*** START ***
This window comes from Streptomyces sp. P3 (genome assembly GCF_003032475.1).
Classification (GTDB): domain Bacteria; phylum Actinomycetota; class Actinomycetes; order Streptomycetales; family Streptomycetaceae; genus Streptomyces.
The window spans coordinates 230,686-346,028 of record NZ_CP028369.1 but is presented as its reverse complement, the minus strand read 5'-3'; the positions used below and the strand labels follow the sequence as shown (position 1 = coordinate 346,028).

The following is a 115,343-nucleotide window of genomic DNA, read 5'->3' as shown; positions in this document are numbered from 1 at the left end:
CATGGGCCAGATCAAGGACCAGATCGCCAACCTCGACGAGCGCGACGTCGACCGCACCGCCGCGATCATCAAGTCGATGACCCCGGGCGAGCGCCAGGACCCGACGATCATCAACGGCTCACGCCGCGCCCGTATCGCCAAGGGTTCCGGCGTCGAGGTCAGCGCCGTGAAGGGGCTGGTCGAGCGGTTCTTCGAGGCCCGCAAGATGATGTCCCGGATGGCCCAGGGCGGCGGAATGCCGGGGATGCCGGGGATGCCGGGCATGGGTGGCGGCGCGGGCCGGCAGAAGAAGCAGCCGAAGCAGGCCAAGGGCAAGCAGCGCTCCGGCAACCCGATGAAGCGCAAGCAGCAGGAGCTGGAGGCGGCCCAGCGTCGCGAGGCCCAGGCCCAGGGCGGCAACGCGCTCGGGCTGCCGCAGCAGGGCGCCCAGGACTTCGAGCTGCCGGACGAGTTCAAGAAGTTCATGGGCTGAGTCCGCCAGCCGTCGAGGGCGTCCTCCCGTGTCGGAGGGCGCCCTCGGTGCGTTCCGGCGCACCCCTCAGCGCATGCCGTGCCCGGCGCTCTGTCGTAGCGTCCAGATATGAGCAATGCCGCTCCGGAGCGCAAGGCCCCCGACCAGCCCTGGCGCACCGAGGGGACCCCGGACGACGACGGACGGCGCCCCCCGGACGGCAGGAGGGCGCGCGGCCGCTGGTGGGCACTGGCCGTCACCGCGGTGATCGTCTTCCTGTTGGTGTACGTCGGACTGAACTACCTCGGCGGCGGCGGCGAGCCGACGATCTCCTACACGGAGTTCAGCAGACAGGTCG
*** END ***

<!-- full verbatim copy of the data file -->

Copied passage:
This window comes from Streptomyces sp. P3 (genome assembly GCF_003032475.1).
Classification (GTDB): domain Bacteria; phylum Actinomycetota; class Actinomycetes; order Streptomycetales; family Streptomycetaceae; genus Streptomyces.
The window spans coordinates 230,686-346,028 of record NZ_CP028369.1 but is presented as its reverse complement, the minus strand read 5'-3'; the positions used below and the strand labels follow the sequence as shown (position 1 = coordinate 346,028).

The following is a 115,343-nucleotide window of genomic DNA, read 5'->3' as shown; positions in this document are numbered from 1 at the left end:
CATGGGCCAGATCAAGGACCAGATCGCCAACCTCGACGAGCGCGACGTCGACCGCACCGCCGCGATCATCAAGTCGATGACCCCGGGCGAGCGCCAGGACCCGACGATCATCAACGGCTCACGCCGCGCCCGTATCGCCAAGGGTTCCGGCGTCGAGGTCAGCGCCGTGAAGGGGCTGGTCGAGCGGTTCTTCGAGGCCCGCAAGATGATGTCCCGGATGGCCCAGGGCGGCGGAATGCCGGGGATGCCGGGGATGCCGGGCATGGGTGGCGGCGCGGGCCGGCAGAAGAAGCAGCCGAAGCAGGCCAAGGGCAAGCAGCGCTCCGGCAACCCGATGAAGCGCAAGCAGCAGGAGCTGGAGGCGGCCCAGCGTCGCGAGGCCCAGGCCCAGGGCGGCAACGCGCTCGGGCTGCCGCAGCAGGGCGCCCAGGACTTCGAGCTGCCGGACGAGTTCAAGAAGTTCATGGGCTGAGTCCGCCAGCCGTCGAGGGCGTCCTCCCGTGTCGGAGGGCGCCCTCGGTGCGTTCCGGCGCACCCCTCAGCGCATGCCGTGCCCGGCGCTCTGTCGTAGCGTCCAGATATGAGCAATGCCGCTCCGGAGCGCAAGGCCCCCGACCAGCCCTGGCGCACCGAGGGGACCCCGGACGACGACGGACGGCGCCCCCCGGACGGCAGGAGGGCGCGCGGCCGCTGGTGGGCACTGGCCGTCACCGCGGTGATCGTCTTCCTGTTGGTGTACGTCGGACTGAACTACCTCGGCGGCGGCGGCGAGCCGACGATCTCCTACACGGAGTTCAGCAGACAGGTCG